Reviewing India’s New-Normal

By Frank-Jürgen Richter

July 1, 2022

India called for a complete lockdown, shutting down its non-essential businesses and shifting employees to working from home. Flights were closed with interstate travel prohibited. Essential businesses such as medical shops and restaurants were allowed to function without dine-in and only delivery.

People were asked to remain at home and only venture out if on medical purpose or to buy essential food items for home. This too was only allowed at certain times of the day, post which businesses were asked to shutter down.

Masks were mandatory with tough penalties on people who were seen without it. But India started to open its economy in a phased manner, keeping a hawk’s eye on the active and new cases of coronavirus across the country.

States that showed fewer active cases of infected people were the first to start allowing businesses and people to travel freely, while restaurants started opening with half the capacity, ensuring a distance of a meter between two people.

But India now looks very different, as there is a new normal that dictates it. This is one of the topics being discussed at the upcoming Horasis India Meeting, which will be held between 25 to 26 September, 2022 in Vietnam. The meeting will bring together 300 of the most senior members of Horasis to inspire and lead India’s next new-normal.

Phases of Unlock

India went through different phases of opening its economy. The first phase of reopening was termed as Unlock 1.0, which allowed shopping malls, religious places, hotels and restaurants to reopen from 8 June 2020. Night curfews were changed to 9 pm to 5 am, while containment zones were still under lockdown measures.

Meanwhile, Unlock 2.0 which was kickstarted from 1 July 2020, with certain relaxations in night curfew and further provision for domestic flights and train. More than five people were now allowed in a shop.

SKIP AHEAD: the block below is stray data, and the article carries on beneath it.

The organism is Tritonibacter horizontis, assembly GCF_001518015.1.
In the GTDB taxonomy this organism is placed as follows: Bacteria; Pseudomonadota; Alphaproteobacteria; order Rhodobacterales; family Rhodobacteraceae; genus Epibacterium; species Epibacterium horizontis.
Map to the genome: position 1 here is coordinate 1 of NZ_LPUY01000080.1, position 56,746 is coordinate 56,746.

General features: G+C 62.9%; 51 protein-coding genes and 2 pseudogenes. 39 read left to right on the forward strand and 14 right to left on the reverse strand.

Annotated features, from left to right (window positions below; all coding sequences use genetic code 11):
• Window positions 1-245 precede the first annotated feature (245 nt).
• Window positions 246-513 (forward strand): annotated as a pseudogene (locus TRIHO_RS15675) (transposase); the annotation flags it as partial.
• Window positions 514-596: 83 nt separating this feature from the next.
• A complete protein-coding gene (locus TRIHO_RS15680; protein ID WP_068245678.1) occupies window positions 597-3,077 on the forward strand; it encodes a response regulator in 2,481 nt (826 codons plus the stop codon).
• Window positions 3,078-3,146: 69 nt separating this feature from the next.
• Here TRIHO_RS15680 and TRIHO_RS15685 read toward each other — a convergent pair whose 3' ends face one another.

Unlock 3.0 removed the restrictions on the movement of individuals during night, while also allowing yoga schools and gyms to open from 5 August 2020. Unlock 4.0 started from 7 September 2020, allowing metro rails to function and allowing gatherings of up to 100 people for religious, entertainment, political, sports, academic functions and gatherings.

Unlock 5.0 began from 15 October 2020, with the Indian government encouraging schools to implement and continue online/distance learning. Movie theatres and multiplexes were permitted to open with up to 50% seating capacity.

The success of reduced cases was short-lived as a rise in cases pushed certain states to call for lockdowns.

The New Normal

India’s economy in the fiscal year 2020-2021 slumped to a low of 6.6%. But the phased reopening of its economy has resulted in a GDP growth of 8.7% in the fiscal year 2021-2022, which is way higher than fiscal years pre-COVID. In the coming years, India’s GDP growth is expected to trend around 6% in 2023 and 5.5% in 2024.

Schools and colleges are now completely open with physical classes ongoing. Children are still asked to wear masks when in school and maintain safe distance from others. Children having fever are asked to not attend classes.

Offices have opened with some asking all their employees to return to office, while others allowing employees to work in a hybrid model, where they are only expected in office for two-three days in a week. Infosys, India’s largest IT company who has nearly 95% of its global workforce working from home at the moment is banking on a three-phase plan to get its employees back to office. A hybrid work model will still be important for the company, but will depend on its clients, the regulatory environment and a number of other considerations.

Most employees have likened to the idea of work-from-home so much that they have not hesitated to quit their jobs when asked to return to office. Over 800 employees resigned from India’s largest Edutech company WhiteHat Junior recently, when they were asked to return to office.

The New Normal

The states of West Bengal, Tamil Nadu, Kerala, Assam and Puducherry underwent their legislative assembly elections in 2021, and pandemic protocols took a backseat. 

The Indian government was quick to realize this and enforced bans on physical rallies in the 2022 legislative assembly elections which happened in other states of the country.

As the new normal continues to shape in India, hiccups and interruptions are but natural outcomes of it. India needs to be resilient to the changes that the post-COVID era will demand. Countries that are quick to pivot and adapt to the changing needs of the new normal will be in a better position to recover faster.

Photo Caption: India went through different phases of opening its economy.